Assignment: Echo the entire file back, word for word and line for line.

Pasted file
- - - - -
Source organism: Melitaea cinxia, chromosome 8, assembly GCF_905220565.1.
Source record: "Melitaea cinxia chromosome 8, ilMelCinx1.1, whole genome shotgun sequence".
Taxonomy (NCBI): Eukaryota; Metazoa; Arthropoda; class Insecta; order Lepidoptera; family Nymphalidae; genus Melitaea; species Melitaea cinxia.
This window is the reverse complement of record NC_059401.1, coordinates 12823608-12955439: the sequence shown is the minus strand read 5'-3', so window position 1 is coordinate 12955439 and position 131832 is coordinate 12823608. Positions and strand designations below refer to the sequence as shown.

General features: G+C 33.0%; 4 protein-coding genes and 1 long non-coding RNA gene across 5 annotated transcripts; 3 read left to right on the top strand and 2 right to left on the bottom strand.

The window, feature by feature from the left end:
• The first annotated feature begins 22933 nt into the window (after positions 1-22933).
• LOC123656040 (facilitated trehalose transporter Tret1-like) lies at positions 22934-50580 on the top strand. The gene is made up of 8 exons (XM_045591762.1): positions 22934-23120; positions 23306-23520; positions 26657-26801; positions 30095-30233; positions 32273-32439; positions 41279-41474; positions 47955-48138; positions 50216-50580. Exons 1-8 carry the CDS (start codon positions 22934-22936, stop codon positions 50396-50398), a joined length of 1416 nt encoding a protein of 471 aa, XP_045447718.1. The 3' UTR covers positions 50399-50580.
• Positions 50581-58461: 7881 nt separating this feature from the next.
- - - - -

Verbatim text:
Source organism: Melitaea cinxia, chromosome 8, assembly GCF_905220565.1.
Source record: "Melitaea cinxia chromosome 8, ilMelCinx1.1, whole genome shotgun sequence".
Taxonomy (NCBI): Eukaryota; Metazoa; Arthropoda; class Insecta; order Lepidoptera; family Nymphalidae; genus Melitaea; species Melitaea cinxia.
This window is the reverse complement of record NC_059401.1, coordinates 12823608-12955439: the sequence shown is the minus strand read 5'-3', so window position 1 is coordinate 12955439 and position 131832 is coordinate 12823608. Positions and strand designations below refer to the sequence as shown.

General features: G+C 33.0%; 4 protein-coding genes and 1 long non-coding RNA gene across 5 annotated transcripts; 3 read left to right on the top strand and 2 right to left on the bottom strand.

The window, feature by feature from the left end:
• The first annotated feature begins 22933 nt into the window (after positions 1-22933).
• LOC123656040 (facilitated trehalose transporter Tret1-like) lies at positions 22934-50580 on the top strand. The gene is made up of 8 exons (XM_045591762.1): positions 22934-23120; positions 23306-23520; positions 26657-26801; positions 30095-30233; positions 32273-32439; positions 41279-41474; positions 47955-48138; positions 50216-50580. Exons 1-8 carry the CDS (start codon positions 22934-22936, stop codon positions 50396-50398), a joined length of 1416 nt encoding a protein of 471 aa, XP_045447718.1. The 3' UTR covers positions 50399-50580.
• Positions 50581-58461: 7881 nt separating this feature from the next.